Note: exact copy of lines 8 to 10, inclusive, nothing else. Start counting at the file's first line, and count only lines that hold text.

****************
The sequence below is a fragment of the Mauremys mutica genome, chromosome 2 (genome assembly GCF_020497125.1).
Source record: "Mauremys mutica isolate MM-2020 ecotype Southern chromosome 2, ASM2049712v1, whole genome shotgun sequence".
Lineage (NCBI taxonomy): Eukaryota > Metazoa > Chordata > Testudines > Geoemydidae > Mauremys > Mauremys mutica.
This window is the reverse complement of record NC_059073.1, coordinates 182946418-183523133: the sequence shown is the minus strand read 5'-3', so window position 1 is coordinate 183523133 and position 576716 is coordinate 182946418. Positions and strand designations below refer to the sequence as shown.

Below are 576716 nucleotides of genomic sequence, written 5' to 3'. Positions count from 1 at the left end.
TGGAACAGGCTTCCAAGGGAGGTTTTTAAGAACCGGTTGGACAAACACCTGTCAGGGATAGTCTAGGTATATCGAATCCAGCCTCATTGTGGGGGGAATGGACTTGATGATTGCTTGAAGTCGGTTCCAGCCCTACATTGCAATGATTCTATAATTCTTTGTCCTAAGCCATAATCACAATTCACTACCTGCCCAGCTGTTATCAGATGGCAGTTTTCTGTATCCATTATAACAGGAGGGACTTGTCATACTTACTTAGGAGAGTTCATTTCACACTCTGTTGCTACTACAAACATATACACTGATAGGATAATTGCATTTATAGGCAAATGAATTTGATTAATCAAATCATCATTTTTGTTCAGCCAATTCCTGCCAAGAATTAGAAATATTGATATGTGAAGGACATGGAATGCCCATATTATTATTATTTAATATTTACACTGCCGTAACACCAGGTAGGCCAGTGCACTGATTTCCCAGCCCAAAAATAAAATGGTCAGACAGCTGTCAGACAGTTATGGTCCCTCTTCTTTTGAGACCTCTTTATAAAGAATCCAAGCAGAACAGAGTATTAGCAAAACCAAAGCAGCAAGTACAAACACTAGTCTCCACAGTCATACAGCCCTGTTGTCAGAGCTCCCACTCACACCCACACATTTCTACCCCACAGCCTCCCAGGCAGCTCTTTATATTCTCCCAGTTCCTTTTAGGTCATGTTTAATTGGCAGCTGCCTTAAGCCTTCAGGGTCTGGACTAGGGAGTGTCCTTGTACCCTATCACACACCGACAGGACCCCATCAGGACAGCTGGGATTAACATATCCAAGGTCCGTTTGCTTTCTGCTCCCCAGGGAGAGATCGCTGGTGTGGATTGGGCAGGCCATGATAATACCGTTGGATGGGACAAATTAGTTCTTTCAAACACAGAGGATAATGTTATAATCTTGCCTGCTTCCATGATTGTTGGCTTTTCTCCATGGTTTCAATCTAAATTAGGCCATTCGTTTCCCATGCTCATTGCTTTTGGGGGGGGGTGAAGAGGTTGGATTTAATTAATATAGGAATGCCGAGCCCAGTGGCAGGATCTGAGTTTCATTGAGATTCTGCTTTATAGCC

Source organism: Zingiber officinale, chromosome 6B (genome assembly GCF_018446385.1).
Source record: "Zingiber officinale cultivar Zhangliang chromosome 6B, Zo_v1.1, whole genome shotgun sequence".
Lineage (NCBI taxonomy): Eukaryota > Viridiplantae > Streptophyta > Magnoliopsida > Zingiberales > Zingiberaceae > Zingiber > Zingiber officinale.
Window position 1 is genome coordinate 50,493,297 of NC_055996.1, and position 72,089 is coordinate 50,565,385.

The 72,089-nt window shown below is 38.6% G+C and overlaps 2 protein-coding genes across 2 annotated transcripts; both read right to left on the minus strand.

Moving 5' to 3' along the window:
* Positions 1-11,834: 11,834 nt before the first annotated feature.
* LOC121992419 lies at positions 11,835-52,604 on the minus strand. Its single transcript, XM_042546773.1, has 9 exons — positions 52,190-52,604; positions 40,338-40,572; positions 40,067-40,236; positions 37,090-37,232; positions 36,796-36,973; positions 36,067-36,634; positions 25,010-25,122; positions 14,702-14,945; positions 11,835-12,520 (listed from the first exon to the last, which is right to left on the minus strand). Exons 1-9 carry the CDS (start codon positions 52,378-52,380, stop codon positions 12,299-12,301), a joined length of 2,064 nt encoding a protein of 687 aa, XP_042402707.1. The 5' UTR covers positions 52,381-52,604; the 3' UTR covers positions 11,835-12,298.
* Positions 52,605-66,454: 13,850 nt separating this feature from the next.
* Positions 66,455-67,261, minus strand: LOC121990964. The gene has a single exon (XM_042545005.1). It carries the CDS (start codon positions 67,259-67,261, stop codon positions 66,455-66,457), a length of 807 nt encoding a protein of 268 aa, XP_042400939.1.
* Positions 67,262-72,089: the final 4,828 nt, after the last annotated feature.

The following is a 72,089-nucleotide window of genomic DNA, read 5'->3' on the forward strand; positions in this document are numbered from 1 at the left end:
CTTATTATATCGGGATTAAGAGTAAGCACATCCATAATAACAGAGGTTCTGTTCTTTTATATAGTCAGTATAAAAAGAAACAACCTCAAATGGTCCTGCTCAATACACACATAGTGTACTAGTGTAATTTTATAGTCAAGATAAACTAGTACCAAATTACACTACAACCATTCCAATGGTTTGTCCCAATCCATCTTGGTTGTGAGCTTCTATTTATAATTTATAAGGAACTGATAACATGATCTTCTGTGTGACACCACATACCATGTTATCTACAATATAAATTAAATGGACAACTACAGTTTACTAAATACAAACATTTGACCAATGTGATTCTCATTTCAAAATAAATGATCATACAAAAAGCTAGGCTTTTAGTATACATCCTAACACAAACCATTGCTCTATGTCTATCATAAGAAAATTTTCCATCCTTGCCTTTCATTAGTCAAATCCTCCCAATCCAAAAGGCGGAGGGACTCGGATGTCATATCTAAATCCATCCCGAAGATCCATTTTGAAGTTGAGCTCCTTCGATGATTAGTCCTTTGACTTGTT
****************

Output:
Source record: "Zingiber officinale cultivar Zhangliang chromosome 6B, Zo_v1.1, whole genome shotgun sequence".
Lineage (NCBI taxonomy): Eukaryota > Viridiplantae > Streptophyta > Magnoliopsida > Zingiberales > Zingiberaceae > Zingiber > Zingiber officinale.
Window position 1 is genome coordinate 50,493,297 of NC_055996.1, and position 72,089 is coordinate 50,565,385.